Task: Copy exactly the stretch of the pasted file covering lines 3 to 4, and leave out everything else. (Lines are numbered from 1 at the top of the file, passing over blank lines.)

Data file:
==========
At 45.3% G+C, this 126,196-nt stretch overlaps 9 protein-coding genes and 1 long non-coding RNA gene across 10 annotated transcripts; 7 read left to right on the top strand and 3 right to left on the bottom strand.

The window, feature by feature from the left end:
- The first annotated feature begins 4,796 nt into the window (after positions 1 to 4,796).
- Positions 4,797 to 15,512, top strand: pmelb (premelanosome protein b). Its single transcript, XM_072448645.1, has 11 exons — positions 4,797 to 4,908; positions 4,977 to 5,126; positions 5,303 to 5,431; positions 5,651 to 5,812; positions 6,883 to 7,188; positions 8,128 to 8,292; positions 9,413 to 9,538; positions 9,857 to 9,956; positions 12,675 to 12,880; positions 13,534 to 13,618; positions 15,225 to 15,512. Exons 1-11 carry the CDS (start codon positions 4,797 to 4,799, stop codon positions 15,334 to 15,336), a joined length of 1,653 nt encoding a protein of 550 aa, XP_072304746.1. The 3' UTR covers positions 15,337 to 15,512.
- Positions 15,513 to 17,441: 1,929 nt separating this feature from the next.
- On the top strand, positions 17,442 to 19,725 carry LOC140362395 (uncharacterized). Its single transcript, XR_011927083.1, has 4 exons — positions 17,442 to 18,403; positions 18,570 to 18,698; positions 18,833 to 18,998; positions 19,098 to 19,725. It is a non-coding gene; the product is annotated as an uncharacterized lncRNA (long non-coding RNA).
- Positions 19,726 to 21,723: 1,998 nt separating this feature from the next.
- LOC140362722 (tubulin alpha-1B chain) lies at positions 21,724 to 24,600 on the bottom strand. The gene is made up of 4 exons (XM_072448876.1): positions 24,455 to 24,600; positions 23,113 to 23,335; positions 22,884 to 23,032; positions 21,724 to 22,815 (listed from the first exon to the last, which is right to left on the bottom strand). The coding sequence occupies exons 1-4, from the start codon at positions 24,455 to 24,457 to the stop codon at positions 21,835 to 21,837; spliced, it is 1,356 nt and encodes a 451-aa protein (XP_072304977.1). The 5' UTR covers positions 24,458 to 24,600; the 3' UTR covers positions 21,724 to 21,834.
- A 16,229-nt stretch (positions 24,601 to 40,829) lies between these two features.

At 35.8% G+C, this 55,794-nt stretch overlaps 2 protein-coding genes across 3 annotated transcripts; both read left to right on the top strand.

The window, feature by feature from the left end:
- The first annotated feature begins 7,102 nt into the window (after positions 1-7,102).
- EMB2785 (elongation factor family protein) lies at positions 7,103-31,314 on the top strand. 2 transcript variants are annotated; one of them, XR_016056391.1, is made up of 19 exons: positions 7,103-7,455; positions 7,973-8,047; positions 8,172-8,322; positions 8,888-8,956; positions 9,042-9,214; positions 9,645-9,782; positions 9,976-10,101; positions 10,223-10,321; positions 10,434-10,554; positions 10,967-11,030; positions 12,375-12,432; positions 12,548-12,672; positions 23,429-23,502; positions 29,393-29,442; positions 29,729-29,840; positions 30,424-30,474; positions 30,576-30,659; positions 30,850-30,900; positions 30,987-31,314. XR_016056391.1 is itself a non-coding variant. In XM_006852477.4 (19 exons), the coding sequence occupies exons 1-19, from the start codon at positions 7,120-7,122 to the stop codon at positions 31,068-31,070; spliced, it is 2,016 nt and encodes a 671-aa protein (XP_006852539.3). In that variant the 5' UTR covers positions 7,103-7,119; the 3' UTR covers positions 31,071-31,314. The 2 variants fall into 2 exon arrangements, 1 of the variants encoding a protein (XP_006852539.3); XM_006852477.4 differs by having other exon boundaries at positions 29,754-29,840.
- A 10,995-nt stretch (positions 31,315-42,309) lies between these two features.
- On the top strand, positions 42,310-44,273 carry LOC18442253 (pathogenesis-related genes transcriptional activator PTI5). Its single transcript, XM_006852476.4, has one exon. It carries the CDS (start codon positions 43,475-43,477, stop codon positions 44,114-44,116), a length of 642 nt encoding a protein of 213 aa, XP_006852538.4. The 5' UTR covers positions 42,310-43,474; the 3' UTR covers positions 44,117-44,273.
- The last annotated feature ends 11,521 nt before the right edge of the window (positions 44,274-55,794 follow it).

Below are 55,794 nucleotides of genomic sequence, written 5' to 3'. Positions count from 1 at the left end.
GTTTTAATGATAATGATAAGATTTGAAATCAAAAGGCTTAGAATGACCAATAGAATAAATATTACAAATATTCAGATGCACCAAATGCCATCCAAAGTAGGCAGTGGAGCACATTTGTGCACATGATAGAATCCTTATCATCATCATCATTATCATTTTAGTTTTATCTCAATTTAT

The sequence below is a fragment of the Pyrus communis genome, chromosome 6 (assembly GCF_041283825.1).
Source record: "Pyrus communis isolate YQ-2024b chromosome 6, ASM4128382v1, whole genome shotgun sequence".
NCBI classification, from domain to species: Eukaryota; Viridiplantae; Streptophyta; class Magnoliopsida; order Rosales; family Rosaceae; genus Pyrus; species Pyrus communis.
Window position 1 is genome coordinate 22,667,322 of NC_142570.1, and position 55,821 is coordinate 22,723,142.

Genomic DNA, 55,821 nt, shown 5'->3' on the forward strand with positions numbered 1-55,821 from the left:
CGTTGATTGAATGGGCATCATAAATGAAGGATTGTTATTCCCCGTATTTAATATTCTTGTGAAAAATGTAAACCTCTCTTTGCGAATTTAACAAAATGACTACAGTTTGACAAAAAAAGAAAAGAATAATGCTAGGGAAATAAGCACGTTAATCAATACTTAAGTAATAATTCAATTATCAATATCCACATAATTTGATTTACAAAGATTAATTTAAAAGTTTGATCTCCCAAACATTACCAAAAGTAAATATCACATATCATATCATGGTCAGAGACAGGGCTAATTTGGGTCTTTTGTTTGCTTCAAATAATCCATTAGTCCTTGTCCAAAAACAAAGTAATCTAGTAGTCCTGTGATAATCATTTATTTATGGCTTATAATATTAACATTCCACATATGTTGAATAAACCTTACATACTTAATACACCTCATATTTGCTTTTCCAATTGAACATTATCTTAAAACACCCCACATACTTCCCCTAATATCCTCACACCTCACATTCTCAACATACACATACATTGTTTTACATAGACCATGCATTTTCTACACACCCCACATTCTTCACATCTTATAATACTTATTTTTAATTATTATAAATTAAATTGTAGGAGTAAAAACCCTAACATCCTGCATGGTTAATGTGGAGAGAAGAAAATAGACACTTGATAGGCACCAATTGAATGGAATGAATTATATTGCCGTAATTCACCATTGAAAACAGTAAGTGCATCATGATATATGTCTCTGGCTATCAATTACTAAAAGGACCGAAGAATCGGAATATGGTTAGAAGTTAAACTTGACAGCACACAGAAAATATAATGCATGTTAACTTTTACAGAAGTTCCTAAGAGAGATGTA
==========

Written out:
- The first annotated feature begins 4,796 nt into the window (after positions 1 to 4,796).
- Positions 4,797 to 15,512, top strand: pmelb (premelanosome protein b). Its single transcript, XM_072448645.1, has 11 exons — positions 4,797 to 4,908; positions 4,977 to 5,126; positions 5,303 to 5,431; positions 5,651 to 5,812; positions 6,883 to 7,188; positions 8,128 to 8,292; positions 9,413 to 9,538; positions 9,857 to 9,956; positions 12,675 to 12,880; positions 13,534 to 13,618; positions 15,225 to 15,512. Exons 1-11 carry the CDS (start codon positions 4,797 to 4,799, stop codon positions 15,334 to 15,336), a joined length of 1,653 nt encoding a protein of 550 aa, XP_072304746.1. The 3' UTR covers positions 15,337 to 15,512.